This Australian contribution to the found footage cycle – and a rare shark-based entry in the sub-genre – emerges hot on the heels of Johannes Roberts’ deserved Stateside box office success with the suspenseful 47 METRES DOWN. OPEN WATER, another intense ocean-set thriller with a pervasive shark threat, obviously still carries some kind of marketing cache, since CAGE DIVE follows ADRIFT (aka OPEN WATER 2) by becoming a sequel-in-name-only in America, where it is known as OPEN WATER 3 : CAGE DIVE.

In truth, it has more in common with the original OPEN WATER than it does 47 METRES DOWN: the set-up of the main characters in a shark cage is very quickly abandoned in favour of a general series of life-threatening encounters and mishaps in the unforgiving deep. Opening with a typical found-footage movie disclaimer – purporting to be footage recovered from an underwater camera, and accompanied by a gimmicky, unfulfilled warning of graphic content – the movie also notably lacks any of the conviction, tension or likeable characters of the earlier films. And it can’t even hold a candle to the vastly mediocre SHARK ATTACK III, because at least that film features John Barrowman delivering the most astonishing line in cinema history…with a straight face.

Clocking in at a mere one hour ten minutes minus the endless credit roll, CAGE DIVE opens with familiar, inauthentic simulations of “reality”: fake news footage of the incident that will imperil our three Californian protagonists, integrated with talking-head interviews featuring the British diver who found their camera (SD card conveniently preserved!). Two U.S. brothers decide a shark cage adventure in Adelaide may help them to win the $100,000 prize offered by an “extreme” reality show competition. This means that one of them will spend the entirety of the movie filming everything, even when in grave danger, following a freak tidal wave that flips over their tour boat and strands them in the water. It also means carelessness threatens exposure of a soap-opera style love triangle involving the blonde beauty (Megan Peta Hill) who is shagging them both.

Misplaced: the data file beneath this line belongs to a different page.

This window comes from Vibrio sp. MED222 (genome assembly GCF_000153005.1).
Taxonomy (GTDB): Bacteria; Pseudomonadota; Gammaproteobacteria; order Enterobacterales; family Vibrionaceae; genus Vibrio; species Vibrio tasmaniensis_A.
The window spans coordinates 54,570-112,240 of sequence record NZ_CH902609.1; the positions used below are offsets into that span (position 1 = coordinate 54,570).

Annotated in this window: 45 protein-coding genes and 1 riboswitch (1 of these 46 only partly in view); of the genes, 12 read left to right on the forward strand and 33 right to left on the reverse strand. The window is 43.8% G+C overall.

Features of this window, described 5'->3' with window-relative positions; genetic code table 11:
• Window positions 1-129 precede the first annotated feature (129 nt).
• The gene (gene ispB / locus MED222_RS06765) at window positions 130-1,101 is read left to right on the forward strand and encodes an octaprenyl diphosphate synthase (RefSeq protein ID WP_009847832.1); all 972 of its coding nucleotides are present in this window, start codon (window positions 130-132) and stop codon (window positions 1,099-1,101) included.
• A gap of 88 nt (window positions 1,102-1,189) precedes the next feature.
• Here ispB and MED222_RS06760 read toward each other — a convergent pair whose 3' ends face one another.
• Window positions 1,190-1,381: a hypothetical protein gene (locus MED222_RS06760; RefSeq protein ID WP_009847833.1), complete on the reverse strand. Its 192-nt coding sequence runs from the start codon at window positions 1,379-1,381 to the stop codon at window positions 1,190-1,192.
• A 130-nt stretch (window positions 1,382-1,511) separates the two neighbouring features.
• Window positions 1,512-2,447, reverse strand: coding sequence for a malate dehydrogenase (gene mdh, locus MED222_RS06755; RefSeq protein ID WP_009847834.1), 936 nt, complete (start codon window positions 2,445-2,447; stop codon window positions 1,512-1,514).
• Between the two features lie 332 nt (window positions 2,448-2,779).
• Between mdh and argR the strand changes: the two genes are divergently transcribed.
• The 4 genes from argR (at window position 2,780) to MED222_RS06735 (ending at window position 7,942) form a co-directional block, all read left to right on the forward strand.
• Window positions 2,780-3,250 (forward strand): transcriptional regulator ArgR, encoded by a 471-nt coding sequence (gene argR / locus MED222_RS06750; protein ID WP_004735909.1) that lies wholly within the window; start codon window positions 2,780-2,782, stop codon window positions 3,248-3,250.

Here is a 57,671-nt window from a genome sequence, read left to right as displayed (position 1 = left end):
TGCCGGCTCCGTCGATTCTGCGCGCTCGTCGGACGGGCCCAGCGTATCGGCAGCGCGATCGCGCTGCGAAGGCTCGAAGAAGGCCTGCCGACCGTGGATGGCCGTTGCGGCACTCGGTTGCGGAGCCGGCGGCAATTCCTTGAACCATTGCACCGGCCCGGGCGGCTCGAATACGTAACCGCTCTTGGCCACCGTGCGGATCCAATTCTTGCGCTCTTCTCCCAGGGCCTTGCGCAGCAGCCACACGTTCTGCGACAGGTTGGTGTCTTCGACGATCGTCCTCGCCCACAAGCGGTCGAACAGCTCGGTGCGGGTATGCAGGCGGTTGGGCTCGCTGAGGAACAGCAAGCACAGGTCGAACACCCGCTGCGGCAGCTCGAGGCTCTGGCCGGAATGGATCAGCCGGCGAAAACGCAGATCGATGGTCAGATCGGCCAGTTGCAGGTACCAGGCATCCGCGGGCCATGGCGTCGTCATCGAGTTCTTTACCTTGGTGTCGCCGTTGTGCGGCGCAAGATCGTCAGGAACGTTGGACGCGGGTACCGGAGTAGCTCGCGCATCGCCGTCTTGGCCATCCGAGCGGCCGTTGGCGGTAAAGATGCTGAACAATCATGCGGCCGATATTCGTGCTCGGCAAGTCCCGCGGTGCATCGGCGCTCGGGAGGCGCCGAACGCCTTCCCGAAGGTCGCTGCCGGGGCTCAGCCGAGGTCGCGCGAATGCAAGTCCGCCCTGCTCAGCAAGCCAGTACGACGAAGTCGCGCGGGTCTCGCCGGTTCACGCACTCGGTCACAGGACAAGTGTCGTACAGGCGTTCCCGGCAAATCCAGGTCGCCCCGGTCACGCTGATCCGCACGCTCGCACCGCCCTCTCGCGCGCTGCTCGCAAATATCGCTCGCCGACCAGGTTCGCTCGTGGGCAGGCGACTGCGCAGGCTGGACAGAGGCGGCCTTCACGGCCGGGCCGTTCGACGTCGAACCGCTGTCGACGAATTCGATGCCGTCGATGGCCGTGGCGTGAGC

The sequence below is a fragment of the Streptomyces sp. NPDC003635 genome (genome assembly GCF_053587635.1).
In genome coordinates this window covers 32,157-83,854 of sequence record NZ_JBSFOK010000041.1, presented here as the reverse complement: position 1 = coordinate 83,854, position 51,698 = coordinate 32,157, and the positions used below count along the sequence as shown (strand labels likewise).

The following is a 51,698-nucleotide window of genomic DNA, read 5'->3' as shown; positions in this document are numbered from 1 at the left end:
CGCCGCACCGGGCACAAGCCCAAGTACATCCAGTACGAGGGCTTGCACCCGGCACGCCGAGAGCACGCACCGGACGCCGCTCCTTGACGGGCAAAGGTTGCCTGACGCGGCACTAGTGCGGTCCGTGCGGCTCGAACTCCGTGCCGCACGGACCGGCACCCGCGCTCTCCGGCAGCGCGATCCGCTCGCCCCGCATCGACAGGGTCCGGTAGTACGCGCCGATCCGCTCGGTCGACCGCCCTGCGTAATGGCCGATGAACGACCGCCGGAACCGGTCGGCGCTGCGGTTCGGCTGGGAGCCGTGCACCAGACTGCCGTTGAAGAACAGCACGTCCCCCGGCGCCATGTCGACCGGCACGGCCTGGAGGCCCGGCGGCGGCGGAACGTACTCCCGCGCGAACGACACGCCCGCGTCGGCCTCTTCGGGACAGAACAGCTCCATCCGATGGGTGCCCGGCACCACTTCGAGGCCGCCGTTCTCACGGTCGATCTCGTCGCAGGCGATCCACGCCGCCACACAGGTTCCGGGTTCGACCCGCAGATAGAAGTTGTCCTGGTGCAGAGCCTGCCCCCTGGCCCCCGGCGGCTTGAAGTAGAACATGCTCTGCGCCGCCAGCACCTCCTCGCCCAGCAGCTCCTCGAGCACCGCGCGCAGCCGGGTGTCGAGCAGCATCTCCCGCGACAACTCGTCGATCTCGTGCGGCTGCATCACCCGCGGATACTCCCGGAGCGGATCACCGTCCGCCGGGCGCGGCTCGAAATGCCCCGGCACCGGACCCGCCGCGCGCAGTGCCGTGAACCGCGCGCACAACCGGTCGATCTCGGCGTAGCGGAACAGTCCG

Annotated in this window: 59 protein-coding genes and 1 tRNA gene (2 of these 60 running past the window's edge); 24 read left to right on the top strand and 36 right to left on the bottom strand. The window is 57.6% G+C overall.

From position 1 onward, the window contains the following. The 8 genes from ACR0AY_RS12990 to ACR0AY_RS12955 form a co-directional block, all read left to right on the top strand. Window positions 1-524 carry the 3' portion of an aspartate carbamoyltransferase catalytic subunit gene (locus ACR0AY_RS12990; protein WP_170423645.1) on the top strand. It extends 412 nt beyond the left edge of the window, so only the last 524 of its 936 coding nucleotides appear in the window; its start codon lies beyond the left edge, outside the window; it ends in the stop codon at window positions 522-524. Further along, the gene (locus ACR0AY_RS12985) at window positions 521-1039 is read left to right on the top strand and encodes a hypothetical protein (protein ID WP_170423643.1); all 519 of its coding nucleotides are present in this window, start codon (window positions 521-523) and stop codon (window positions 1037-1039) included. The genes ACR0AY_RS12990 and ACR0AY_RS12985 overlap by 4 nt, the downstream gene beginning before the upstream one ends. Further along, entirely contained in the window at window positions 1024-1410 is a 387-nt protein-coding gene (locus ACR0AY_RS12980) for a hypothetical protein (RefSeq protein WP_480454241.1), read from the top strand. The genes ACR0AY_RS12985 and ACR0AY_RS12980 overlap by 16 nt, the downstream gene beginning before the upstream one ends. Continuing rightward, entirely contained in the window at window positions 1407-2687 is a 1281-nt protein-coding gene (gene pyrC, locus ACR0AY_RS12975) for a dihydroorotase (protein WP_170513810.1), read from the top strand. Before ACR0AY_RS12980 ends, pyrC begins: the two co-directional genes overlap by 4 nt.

OPEN WATER, although a conventional third-person narrative that just happened to be filmed in a verite, surface-bobbing fashion for post-BLAIR WITCH PROJECT authenticity, was perhaps destined to inspire a bunch of full-blown ocean-set horror films. This disposable offering shoehorns in the endlessly quoted “We’re gonna need a bigger boat line” and has an amusing use of the low-battery cliché early on in which the audience is deprived a bout of titillation, but it otherwise fails to convince from the get-go. One character notes with surprise, and in retrospect, “He never stopped filming” as if to acknowledge and overcome the silliness of the conceit, but in this case, it’s just distractingly absurd that anyone would still be documenting their holiday-from-Hell.

The sharks are used sparsely, with real underwater footage intercut with amateurish attack simulations, while the sequence of unfortunate events striving to sustain the threat are sorely lacking in tension. Most crucially – and a common trait to this brand of first-person genre filmmaking – there’s no one to sympathise with. The characters are uniformly one-note and irritating, particularly during the script’s attempt to recreate the arguments and on-camera breakdowns that punctuated THE BLAIR WITCH PROJECT. Inevitably, one key character performs a weeping straight-to-camera farewell / apology a la Heather Donahue, by which time even the most forgiving of audiences will be hoping for an apocalyptic tsunami.

Steven West